USC basketball expects big things in 2011-12
Along with identifying players he wants in his program, USC coach Kevin O’Neill has spent the July recruiting period singling out the ones he doesn’t.
“I’m so sick of hearing bad players tell me they’re NBA prospects,” O’Neill said. “Their parents tell me the same thing, too. I could puke. They think they’re one-and-done guys and they’re not even going to be four-and-done.
“I don’t recruit those kinds of kids.”
O’Neill’s insistence on signing tough-minded, blue-collar players has certainly paid off at USC, where he led last year’s Trojans to the NCAA tournament just two years after the program had been decimated by NCAA violations that occurred under O’Neill’s predecessor, Tim Floyd.
Even though it fell to eventual Final Four-qualifier Virginia Commonwealth in the opening round, simply making the field was an achievement for USC during its rebuilding process.
“If you look at programs that have gone through what we’ve gone through with major violations and losing two recruiting classes and postseason bans … they haven’t fared very well for awhile,” O’Neill said. “I feel really good about where we’re at, and I have a great appreciation for what our players have done under the circumstances.”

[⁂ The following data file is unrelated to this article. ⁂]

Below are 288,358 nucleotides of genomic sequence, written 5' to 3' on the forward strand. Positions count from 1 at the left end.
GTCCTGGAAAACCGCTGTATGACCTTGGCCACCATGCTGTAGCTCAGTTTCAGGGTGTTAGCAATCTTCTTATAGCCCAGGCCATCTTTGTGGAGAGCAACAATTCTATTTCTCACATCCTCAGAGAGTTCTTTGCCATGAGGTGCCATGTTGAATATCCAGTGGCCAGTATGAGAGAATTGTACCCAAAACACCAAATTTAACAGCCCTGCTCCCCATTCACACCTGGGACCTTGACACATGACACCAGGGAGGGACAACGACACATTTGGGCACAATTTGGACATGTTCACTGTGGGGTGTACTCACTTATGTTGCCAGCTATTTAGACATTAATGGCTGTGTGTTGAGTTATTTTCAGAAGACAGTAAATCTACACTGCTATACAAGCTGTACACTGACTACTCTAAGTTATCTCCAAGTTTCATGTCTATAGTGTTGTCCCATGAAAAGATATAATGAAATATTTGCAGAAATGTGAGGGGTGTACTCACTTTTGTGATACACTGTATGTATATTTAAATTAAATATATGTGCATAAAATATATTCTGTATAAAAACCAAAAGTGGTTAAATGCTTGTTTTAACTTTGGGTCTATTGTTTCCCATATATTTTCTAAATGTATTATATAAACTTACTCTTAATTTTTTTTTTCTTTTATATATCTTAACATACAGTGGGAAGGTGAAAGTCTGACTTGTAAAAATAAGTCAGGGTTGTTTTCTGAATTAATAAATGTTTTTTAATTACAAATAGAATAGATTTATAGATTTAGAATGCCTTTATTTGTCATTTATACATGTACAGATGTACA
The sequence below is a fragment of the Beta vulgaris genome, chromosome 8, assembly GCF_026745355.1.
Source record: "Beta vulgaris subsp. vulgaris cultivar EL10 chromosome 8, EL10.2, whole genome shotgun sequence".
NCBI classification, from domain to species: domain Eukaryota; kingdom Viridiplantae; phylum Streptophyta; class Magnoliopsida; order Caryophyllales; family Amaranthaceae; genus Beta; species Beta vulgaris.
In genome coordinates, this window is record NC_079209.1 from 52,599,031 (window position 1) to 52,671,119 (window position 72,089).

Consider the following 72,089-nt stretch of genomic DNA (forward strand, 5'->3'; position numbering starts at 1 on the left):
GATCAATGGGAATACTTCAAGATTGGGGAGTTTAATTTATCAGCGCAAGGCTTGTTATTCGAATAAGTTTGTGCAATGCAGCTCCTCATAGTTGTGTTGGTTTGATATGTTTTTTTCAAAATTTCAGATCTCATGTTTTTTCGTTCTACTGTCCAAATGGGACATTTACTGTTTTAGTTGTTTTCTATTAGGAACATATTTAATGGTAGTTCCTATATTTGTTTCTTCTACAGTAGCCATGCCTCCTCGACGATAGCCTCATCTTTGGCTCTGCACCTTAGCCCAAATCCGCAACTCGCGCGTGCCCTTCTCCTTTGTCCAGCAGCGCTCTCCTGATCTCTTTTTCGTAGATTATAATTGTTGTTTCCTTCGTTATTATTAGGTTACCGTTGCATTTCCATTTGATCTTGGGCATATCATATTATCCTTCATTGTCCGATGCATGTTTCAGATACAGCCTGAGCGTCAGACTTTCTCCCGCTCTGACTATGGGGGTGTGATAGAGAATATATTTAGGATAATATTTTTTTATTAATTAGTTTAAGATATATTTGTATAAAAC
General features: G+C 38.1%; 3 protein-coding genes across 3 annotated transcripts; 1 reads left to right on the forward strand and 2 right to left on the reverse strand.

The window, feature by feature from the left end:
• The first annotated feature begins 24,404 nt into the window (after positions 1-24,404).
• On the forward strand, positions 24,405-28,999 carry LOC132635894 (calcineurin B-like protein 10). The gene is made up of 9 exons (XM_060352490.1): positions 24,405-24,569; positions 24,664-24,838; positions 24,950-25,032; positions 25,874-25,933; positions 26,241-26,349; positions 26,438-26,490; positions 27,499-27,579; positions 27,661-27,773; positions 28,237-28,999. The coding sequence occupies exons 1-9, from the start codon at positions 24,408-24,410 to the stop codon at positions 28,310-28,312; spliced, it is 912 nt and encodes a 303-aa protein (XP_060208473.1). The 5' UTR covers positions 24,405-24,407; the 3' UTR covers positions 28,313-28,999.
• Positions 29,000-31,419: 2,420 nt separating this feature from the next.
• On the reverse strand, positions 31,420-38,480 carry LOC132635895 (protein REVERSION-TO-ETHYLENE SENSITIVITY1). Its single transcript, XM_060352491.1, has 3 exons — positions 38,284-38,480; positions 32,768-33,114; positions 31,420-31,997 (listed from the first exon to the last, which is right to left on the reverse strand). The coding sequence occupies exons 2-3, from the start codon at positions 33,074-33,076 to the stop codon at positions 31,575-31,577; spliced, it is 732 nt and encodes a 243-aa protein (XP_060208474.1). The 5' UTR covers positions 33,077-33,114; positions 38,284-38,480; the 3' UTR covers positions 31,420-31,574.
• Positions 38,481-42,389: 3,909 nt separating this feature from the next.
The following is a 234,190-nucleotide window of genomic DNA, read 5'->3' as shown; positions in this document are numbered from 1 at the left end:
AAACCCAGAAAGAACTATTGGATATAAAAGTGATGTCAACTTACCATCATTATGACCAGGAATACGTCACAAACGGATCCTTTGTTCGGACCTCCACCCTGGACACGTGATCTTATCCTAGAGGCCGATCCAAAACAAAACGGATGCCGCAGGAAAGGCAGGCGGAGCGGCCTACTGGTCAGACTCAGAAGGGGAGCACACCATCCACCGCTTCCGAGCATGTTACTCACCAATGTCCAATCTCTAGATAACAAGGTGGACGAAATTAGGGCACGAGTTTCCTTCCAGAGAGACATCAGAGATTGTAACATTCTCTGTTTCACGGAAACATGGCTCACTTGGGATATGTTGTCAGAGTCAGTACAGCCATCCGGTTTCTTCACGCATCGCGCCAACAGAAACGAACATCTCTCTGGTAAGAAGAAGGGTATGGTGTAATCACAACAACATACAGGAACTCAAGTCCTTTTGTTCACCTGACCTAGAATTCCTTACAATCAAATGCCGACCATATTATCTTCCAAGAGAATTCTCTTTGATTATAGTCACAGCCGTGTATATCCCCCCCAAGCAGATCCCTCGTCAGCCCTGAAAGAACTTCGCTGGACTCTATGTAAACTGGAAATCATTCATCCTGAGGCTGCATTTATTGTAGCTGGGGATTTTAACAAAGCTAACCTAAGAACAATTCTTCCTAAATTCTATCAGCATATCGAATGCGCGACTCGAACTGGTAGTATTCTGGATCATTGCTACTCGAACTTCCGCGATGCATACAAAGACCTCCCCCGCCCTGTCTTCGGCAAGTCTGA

USC lost four starters – including forward Nikola Vucevic, the 16th overall pick in the NBA draft – from last year’s 19-15 team. So O’Neill understands why he gets strange looks when he suggests the Trojans could be just as good – if not better – in 2011-12.
Along with the return of team captain Jio Fontan and backcourt mate Maurice Jones, who averaged 34.5 minutes as a part-time starter, O’Neill’s optimism is spurred by the addition of a pair of transfers who practiced with the team last season but were forced to sit out under NCAA rules.
Forward Aaron Fuller averaged 9.7 points and 6.2 rebounds as a sophomore at Iowa in 2009-10. In a game against Michigan, Fuller scored 30 points and grabbed 13 rebounds. O’Neill expects Fuller to start immediately.
“Intensity-wise, he’s great to coach” O’Neill said. “He goes so hard all the time. He’s an excellent rebounder who scores inside and outside.”
Confident as he is that Fuller will be able to produce, O’Neill is even more amped about the arrival of 7-foot , 255-pound center Dewayne Dedmon from Antelope Valley College. Dedmon has yet to play a game at the Division I level, but O’Neill has already labeled him as a potential first-round NBA draft pick. During spring conditioning drills, the coach said Dedmon ran down the court and back in 7.9 seconds, a time that most pro players probably couldn’t duplicate.
“He has as good of a motor as anyone that I’ve coached at any level, which is saying a lot,” said O’Neill, who spent 10 years as a head coach and assistant in the NBA. “He shoots the ball way better than people think. He’s got to develop a back to the basket game, but after he does that he’s going to be a heck of a player. He just plays really, really hard all of the time.”
Fontan, who is one of Dedmon’s best friends on the team, said Dedmon’s game is different than that of last year’s forwards, Vucevic and Alex Stepheson.